How to get rich at your job and never work again

Last month I was in Alaska helping a friend with his dream project. He had long dreamed of taking one of his Bering Sea crab boats and converting it into a tourist attraction. In the past 6 years his dream has become the number one shore excursion for all major cruise lines in Alaska.

Tourists coming to Alaska have the chance to get on board a real crab boat from the TV Series ‘Deadliest Catch’ and participate in catching all types of sea life.

Seeing my friend’s passion for this project made me think about why some people genuinely love their jobs while others despise what they do. Then something happened …

While I was hosting a tour on the F/V Aleutian Ballad, a little girl, maybe 6 years old, came up to me, eyes wide with anticipation and asked, “can we catch an octopus, please! I’ve never seen an octopus.” I told her that if she held a crab for me, I would catch an octopus for her. Although hesitant at first, she extended her hand with earnest eyes and gave me a firm hand shake in agreement.

Toward the end of the tour, I could tell she was getting nervous we had yet to catch an octopus. As we began pulling in our final line, she leaned forward in anticipation. I knew there was an octopus inside the moment I landed the trap. Looking at her, I slowly opened the trap to prolong the anticipation. At this point the show was about her and not the 120 other passengers on board. When I removed the lid to the trap, I looked at her and smirked, as to signal it was something special.

I jumped into the trap head first and pretended I was being attacked; shouting and rolling around, I shook my legs like something was eating the face off my skull. When I emerged from the trap I pulled out with me a 70 pound Giant Pacific Octopus!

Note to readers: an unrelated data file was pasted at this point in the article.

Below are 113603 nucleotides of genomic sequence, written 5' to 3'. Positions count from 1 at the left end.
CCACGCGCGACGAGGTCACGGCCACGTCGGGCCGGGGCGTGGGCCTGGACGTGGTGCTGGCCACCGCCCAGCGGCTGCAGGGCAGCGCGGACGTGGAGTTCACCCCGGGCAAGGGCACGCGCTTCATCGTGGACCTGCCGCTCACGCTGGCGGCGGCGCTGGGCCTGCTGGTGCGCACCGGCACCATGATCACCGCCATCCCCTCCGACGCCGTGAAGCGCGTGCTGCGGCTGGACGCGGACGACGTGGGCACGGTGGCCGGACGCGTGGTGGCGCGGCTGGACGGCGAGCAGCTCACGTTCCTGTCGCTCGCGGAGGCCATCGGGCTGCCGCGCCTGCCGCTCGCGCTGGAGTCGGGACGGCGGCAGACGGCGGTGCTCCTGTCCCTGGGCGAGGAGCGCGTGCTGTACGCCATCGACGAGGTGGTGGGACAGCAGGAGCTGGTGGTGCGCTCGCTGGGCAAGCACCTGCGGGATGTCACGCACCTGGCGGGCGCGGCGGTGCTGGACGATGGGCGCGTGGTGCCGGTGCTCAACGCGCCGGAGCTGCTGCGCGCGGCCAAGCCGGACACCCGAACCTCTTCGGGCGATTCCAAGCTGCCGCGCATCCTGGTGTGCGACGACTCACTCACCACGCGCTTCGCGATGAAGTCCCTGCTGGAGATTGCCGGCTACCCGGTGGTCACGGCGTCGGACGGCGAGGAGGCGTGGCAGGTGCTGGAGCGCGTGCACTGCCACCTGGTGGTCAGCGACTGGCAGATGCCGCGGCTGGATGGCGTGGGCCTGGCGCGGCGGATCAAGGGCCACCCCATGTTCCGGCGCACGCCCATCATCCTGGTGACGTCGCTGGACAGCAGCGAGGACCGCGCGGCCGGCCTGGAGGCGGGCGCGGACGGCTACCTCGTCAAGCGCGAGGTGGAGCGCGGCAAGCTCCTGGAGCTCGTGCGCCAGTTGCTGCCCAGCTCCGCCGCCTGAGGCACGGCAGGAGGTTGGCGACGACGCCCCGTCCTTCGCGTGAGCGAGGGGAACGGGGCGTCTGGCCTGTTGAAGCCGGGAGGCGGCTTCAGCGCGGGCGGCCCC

She lit up like a kid on Christmas morning and ran towards me. With no fear and eyes shining, she got close and touched the world’s largest octopus species.

When it was time for everyone to leave, she calmly waited for everyone to get done shaking my hand and approached me. She said, in the cutest little kid voice, “thank you for catching me an octopus“, then reached out her hand to offer me her gratitude in the form of a single skittle.

This was better than any payment I could have received. This is what made me feel truly rich and it reminded me why I love what I do.

It seems a lot of people attach a negative connotation to the word, “Work”. If you keep that negative ideology, even doing something you love can quickly turn boring and stale.

Let’s say you love scuba diving, you love it so much you want to do it every day. You do your schooling, get your credentials and begin working with a dive shop. Everything is great at first, but as time goes on you get tired of doing the same things over and over. The people around you begin to irritate you and before long diving is no fun. Every time you think about diving, you get a nauseous feeling in your core! You just took something you loved and turned it into work!

When I go crab fishing in the Bering Sea, one of the most brutal jobs in the world, I go because I love it. I look at crab fishing as my vacation from the ordinary and magically one of the toughest jobs on the planet turns into a motivating and challenging vacation.

Another example is when I made my first book, Deadliest Waters. I am not a great writer and rarely do I enjoy sitting down and writing, so I chose something I had fun with and that was photography.